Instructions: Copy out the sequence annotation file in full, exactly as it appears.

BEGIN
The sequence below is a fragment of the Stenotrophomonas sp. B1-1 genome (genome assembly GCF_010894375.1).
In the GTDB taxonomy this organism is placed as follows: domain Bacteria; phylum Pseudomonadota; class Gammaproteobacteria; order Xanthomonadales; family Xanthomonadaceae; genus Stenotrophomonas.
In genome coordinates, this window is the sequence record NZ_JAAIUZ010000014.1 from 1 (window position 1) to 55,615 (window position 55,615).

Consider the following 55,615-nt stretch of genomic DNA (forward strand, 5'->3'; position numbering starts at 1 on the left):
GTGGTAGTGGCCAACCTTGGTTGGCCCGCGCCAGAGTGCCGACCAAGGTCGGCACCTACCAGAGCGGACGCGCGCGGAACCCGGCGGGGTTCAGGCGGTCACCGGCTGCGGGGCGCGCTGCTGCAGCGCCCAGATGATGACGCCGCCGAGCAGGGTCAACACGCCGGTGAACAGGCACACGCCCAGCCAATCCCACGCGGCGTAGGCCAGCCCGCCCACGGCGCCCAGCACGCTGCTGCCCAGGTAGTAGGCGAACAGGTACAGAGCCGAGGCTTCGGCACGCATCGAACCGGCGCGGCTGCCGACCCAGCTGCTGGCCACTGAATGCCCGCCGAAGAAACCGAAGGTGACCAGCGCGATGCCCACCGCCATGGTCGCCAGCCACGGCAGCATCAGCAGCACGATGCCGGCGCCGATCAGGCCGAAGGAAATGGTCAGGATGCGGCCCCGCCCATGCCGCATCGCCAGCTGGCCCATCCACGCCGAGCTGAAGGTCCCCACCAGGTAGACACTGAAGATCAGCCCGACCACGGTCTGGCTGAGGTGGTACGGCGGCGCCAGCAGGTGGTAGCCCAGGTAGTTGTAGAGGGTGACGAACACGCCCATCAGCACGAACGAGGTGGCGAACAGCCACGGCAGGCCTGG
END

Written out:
The sequence below is a fragment of the Stenotrophomonas sp. B1-1 genome (genome assembly GCF_010894375.1).
In the GTDB taxonomy this organism is placed as follows: domain Bacteria; phylum Pseudomonadota; class Gammaproteobacteria; order Xanthomonadales; family Xanthomonadaceae; genus Stenotrophomonas.
In genome coordinates, this window is the sequence record NZ_JAAIUZ010000014.1 from 1 (window position 1) to 55,615 (window position 55,615).

Consider the following 55,615-nt stretch of genomic DNA (forward strand, 5'->3'; position numbering starts at 1 on the left):
GTGGTAGTGGCCAACCTTGGTTGGCCCGCGCCAGAGTGCCGACCAAGGTCGGCACCTACCAGAGCGGACGCGCGCGGAACCCGGCGGGGTTCAGGCGGTCACCGGCTGCGGGGCGCGCTGCTGCAGCGCCCAGATGATGACGCCGCCGAGCAGGGTCAACACGCCGGTGAACAGGCACACGCCCAGCCAATCCCACGCGGCGTAGGCCAGCCCGCCCACGGCGCCCAGCACGCTGCTGCCCAGGTAGTAGGCGAACAGGTACAGAGCCGAGGCTTCGGCACGCATCGAACCGGCGCGGCTGCCGACCCAGCTGCTGGCCACTGAATGCCCGCCGAAGAAACCGAAGGTGACCAGCGCGATGCCCACCGCCATGGTCGCCAGCCACGGCAGCATCAGCAGCACGATGCCGGCGCCGATCAGGCCGAAGGAAATGGTCAGGATGCGGCCCCGCCCATGCCGCATCGCCAGCTGGCCCATCCACGCCGAGCTGAAGGTCCCCACCAGGTAGACACTGAAGATCAGCCCGACCACGGTCTGGCTGAGGTGGTACGGCGGCGCCAGCAGGTGGTAGCCCAGGTAGTTGTAGAGGGTGACGAACACGCCCATCAGCACGAACGAGGTGGCGAACAGCCACGGCAGGCCTGG